Two of Australia's big-name law firms look set to confront each other in a brutal case

Peter Macdiarmid/Getty Images

It’s class action lawyers against compensation litigators, at 10 paces.

Two of Australia’s biggest law firms are squaring off in a battle that will bring extraordinary tension into Australia’s legal community.

Slater and Gordon, whose share price has been hammered since its abandoned its profit guidance because its poorly performing UK business, says it hasn’t been notified of any legal proceedings.

However, Maurice Blackburn, the class action lawyers, confirmed it is opening registrations to aggrieved shareholders wanting to pursue a class action to recover the lost value of shares.

“Shareholders in Slater & Gordon have a right to be profoundly disappointed in last week’s announcement and subsequent further price drop, after having already suffered the company having lost most of its value since April this year,” says Class actions Principal at Maurice Blackburn Jacob Varghese.

“To be walking away from the earnings guidance it reaffirmed only a few weeks ago makes it increasingly hard to believe that the company has proper systems in place or that the guidance should have been given in the first place.”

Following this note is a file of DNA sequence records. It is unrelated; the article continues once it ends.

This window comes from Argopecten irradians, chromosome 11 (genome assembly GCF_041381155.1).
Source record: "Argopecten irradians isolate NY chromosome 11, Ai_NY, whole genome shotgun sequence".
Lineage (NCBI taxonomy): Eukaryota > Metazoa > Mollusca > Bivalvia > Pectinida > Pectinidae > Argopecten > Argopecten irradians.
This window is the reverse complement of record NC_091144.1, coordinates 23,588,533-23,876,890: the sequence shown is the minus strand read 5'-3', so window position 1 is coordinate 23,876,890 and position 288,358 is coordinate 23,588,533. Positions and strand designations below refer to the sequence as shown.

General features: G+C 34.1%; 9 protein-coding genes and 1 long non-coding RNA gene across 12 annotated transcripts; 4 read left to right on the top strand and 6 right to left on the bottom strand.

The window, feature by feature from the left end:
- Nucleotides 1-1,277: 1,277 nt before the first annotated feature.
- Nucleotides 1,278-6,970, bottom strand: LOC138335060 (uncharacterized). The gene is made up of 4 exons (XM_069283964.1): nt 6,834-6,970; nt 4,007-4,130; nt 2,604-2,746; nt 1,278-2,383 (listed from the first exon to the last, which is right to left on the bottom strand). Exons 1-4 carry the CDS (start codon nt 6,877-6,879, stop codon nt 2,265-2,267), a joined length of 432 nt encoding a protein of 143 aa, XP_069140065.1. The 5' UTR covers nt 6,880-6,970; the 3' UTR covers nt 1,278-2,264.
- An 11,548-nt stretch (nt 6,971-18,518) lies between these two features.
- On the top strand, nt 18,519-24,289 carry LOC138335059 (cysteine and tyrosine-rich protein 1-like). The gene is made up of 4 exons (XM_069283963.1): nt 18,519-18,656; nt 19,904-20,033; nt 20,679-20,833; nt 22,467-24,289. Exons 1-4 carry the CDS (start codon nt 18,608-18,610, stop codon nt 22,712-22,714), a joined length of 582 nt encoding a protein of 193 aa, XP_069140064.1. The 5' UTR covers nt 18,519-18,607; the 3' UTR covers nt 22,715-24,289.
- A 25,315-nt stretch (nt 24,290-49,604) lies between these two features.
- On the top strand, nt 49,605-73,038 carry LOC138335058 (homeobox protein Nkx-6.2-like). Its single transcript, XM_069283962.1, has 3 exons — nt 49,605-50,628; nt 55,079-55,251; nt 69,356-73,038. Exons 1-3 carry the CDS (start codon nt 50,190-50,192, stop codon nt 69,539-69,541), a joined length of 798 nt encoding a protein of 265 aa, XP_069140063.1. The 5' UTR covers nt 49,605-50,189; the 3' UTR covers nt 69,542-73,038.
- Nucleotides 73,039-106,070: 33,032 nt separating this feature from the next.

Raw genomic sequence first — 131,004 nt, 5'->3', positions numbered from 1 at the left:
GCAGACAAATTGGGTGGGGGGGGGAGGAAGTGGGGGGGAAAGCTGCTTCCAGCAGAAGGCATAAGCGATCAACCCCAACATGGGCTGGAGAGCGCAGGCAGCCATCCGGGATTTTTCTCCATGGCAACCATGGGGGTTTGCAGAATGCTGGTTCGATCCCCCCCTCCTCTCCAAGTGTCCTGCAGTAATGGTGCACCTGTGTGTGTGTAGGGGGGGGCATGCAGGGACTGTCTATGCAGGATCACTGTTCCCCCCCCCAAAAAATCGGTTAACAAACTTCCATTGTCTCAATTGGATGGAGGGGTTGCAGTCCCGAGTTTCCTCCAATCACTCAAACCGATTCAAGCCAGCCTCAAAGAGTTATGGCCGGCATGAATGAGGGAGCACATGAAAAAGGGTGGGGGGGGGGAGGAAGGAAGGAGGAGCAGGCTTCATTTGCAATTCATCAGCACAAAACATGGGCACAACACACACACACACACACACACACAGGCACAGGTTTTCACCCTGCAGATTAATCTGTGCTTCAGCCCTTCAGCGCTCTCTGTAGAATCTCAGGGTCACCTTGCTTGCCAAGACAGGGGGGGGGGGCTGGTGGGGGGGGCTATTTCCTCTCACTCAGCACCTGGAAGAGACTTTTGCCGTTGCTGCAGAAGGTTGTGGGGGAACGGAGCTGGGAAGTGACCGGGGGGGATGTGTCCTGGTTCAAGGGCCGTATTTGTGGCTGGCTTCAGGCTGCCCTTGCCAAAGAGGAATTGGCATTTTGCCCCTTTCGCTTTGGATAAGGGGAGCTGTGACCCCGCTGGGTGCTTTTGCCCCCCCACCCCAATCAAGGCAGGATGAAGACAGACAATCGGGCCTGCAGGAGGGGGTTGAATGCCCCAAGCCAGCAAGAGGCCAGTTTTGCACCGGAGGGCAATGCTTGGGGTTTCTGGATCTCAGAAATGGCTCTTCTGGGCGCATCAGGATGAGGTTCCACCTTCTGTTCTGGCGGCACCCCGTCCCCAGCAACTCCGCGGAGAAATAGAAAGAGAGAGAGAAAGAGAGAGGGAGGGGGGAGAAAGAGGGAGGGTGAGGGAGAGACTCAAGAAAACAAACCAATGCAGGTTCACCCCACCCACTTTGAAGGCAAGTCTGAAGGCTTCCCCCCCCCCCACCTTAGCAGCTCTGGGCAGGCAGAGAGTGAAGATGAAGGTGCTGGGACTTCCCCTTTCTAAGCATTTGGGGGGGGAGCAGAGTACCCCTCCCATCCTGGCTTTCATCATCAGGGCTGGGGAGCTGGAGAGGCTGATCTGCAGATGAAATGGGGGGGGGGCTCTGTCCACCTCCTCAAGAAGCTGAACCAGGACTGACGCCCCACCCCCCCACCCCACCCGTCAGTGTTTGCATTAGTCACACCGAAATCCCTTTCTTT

A second law firm, ACA Lawyers, is considering another class action lawsuit against Slater and Gordon on behalf of investors who have lost money from the falling share price.

Slater and Gordon’s share price was down more than 7% today to $0.905.

The market cap of the business is about $319 million, down from $2.8 billion in April. The company’s net debt is $650 million.

Draft results from Slater and Gordon’s UK business were circulated to its senior executives a week before the law firm told the market it had abandoned its profit guidance.

In a reply to a query from the ASX this week, Slater and Gordon said draft November results from the UK were distributed internally on the night of December 9.

However, the company says the draft was internal management information only and was insufficiently definite to warrant disclosure to the market.

The company needed to make a “fullsome” assessment of that information which continued to be classed as confidential. This process of clarification, verification and confirmation was completed on the night of December 16 and the information was released to the market the next day

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